Recology San Francisco is the only garbage dump in the country that hosts a rotating artist-in-residence program. Artists are granted studio space for four months, along with a stipend and free access to items dropped off in the Public Disposal and Recycling (PDR) area. It is essentially the penultimate dumpster diving experience: anything and everything, from old electronics to musical instruments and every other possible art material under the sun, appears at some point, free for the unlimited taking. Resident artists must use only that which they salvage from the PDR to make new work while in residence. Founded in 1990 by artist Jo Hanson, by the end of this year the Recology San Francisco A. I. R. program will have served 99 artists, including the likes of Val Britton, Packard Jennings, Christine Lee, and Scott Oliver. Current resident artists Terry Berlier and Donna Anderson Kam present the fruits of their labor in a two-day reception in the on-site studio this weekend.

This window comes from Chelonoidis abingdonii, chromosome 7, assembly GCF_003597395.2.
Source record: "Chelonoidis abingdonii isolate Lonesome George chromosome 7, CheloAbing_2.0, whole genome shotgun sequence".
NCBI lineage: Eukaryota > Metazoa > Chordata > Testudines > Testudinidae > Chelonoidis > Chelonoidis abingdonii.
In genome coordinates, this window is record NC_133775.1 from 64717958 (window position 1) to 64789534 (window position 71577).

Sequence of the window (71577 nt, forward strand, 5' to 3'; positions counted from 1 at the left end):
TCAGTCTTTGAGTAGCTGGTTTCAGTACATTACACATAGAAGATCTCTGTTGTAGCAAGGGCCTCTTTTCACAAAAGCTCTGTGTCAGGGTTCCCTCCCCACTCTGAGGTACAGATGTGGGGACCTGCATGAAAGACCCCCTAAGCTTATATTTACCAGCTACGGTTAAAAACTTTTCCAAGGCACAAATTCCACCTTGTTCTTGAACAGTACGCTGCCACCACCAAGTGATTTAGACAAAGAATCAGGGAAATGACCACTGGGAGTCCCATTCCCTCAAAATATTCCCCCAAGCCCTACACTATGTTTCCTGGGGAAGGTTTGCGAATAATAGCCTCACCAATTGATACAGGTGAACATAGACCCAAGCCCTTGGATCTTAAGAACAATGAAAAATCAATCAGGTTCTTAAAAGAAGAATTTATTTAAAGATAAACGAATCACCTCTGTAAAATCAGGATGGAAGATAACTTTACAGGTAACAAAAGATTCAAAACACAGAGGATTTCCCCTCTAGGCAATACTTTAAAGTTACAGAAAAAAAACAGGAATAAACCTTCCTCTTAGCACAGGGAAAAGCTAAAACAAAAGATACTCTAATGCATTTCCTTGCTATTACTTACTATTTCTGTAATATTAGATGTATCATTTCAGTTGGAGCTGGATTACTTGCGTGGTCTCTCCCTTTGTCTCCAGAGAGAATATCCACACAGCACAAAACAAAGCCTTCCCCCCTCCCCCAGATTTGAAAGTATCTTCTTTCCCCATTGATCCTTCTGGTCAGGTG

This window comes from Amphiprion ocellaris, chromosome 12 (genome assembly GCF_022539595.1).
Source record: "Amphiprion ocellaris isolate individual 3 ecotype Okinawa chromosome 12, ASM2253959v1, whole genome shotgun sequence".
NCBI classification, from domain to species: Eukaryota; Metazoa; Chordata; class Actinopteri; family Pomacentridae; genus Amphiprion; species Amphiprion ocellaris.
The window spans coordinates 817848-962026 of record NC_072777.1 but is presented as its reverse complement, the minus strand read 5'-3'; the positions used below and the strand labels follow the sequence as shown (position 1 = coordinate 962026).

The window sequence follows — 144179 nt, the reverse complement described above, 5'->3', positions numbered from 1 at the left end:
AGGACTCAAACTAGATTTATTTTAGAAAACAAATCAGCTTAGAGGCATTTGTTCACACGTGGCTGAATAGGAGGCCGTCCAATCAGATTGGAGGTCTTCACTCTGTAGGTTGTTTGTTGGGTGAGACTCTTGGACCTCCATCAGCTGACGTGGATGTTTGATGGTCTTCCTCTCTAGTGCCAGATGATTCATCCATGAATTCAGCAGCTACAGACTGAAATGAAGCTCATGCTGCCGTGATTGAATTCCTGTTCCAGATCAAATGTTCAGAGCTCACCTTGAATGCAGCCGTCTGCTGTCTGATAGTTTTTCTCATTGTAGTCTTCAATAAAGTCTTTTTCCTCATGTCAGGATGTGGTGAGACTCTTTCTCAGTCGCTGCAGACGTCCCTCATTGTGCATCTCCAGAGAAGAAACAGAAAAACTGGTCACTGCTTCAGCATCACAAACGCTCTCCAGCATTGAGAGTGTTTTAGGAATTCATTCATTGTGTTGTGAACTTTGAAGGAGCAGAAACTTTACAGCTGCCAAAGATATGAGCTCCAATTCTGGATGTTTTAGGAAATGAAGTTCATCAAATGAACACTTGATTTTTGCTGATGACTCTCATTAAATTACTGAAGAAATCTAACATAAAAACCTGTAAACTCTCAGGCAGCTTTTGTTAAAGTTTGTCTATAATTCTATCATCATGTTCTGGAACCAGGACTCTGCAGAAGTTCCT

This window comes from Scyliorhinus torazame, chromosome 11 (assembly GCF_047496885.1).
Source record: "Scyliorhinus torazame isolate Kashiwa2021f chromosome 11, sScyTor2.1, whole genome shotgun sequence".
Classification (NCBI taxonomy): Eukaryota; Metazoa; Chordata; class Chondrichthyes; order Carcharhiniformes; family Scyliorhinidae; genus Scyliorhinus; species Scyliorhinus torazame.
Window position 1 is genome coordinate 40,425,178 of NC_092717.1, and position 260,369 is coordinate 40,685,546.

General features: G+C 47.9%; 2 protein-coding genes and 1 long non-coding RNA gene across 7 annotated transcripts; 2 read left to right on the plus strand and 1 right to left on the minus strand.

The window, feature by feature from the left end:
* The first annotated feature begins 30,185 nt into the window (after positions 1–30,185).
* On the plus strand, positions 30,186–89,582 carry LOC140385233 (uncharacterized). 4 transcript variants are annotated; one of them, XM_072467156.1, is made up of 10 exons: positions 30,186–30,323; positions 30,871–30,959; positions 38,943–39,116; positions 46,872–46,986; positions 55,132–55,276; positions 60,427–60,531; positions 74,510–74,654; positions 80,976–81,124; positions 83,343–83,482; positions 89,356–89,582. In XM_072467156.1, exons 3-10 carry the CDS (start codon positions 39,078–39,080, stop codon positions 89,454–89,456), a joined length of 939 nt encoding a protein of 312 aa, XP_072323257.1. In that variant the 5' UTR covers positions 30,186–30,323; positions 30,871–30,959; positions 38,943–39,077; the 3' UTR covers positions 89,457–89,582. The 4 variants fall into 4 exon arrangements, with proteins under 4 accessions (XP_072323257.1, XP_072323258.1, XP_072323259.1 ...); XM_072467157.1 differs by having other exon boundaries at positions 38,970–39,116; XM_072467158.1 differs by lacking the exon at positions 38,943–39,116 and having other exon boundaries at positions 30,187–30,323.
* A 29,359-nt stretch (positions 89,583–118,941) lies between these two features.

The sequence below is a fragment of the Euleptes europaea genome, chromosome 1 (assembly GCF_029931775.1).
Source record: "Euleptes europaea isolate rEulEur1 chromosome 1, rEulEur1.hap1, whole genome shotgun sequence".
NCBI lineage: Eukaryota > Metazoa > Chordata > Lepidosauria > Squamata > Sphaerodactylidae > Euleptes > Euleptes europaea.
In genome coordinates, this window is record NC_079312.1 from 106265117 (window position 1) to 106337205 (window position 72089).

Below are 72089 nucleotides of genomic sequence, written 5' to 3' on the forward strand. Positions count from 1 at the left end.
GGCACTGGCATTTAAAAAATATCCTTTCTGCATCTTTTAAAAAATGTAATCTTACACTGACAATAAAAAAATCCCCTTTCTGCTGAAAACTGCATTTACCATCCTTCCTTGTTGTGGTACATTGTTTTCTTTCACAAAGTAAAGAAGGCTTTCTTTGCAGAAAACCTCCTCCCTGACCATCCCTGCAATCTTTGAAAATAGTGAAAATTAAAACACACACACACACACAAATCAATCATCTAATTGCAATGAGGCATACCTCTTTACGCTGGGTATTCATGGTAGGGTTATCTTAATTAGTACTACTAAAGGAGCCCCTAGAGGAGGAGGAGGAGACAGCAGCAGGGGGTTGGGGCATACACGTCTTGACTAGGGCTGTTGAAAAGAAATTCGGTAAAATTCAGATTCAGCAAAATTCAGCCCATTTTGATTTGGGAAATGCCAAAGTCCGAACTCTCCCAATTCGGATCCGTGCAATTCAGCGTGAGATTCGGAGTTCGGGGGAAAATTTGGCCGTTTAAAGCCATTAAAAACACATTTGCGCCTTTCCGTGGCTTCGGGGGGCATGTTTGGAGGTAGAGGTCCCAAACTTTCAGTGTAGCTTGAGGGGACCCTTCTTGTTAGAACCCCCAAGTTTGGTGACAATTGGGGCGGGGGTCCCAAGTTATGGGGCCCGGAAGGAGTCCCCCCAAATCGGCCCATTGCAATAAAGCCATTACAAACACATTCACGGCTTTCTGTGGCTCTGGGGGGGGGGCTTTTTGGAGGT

The Beginning and the End Meet
Photo: Micah Gibson
The residency program is an exercise in resourcefulness and a resounding statement about the surplus generated by consumer culture. Upon arrival, Berlier wondered about the possibility of procuring a piano. Within two days a perfectly suitable upright was brought to the dump and snagged for deconstruction in her studio. A fully functioning MacBook computer dropped off for electronics recycling is among other plethora implemented in the construction of the artist's sculptural new media installations. An assistant professor of sculpture at Stanford University, Berlier took a sabbatical to work in her dump studio. She notes that "the residency has blown up my practice" through the wealth of raw materials available daily as people arrive hourly with carloads of stuff cleared out of their homes, offices and storage spaces. For someone like Berlier, who previously worked with found objects, the residency can be an overwhelming abundance of raw materials for art-making. The anticipated challenge of finding supplies for artists who have more narrowly focused practices can be nerve wracking. But the experience can also lead to new discoveries, such as for Anderson Kam, whose practice prior to the residency focused on drawing on conventional paper. During the residency, she has begun experimenting with new materials, such as the cast-off perforated vinyl advertising skins from transit buses. Oversized cardboard spools have spurred her development of continuous narratives drawn on their circular surfaces.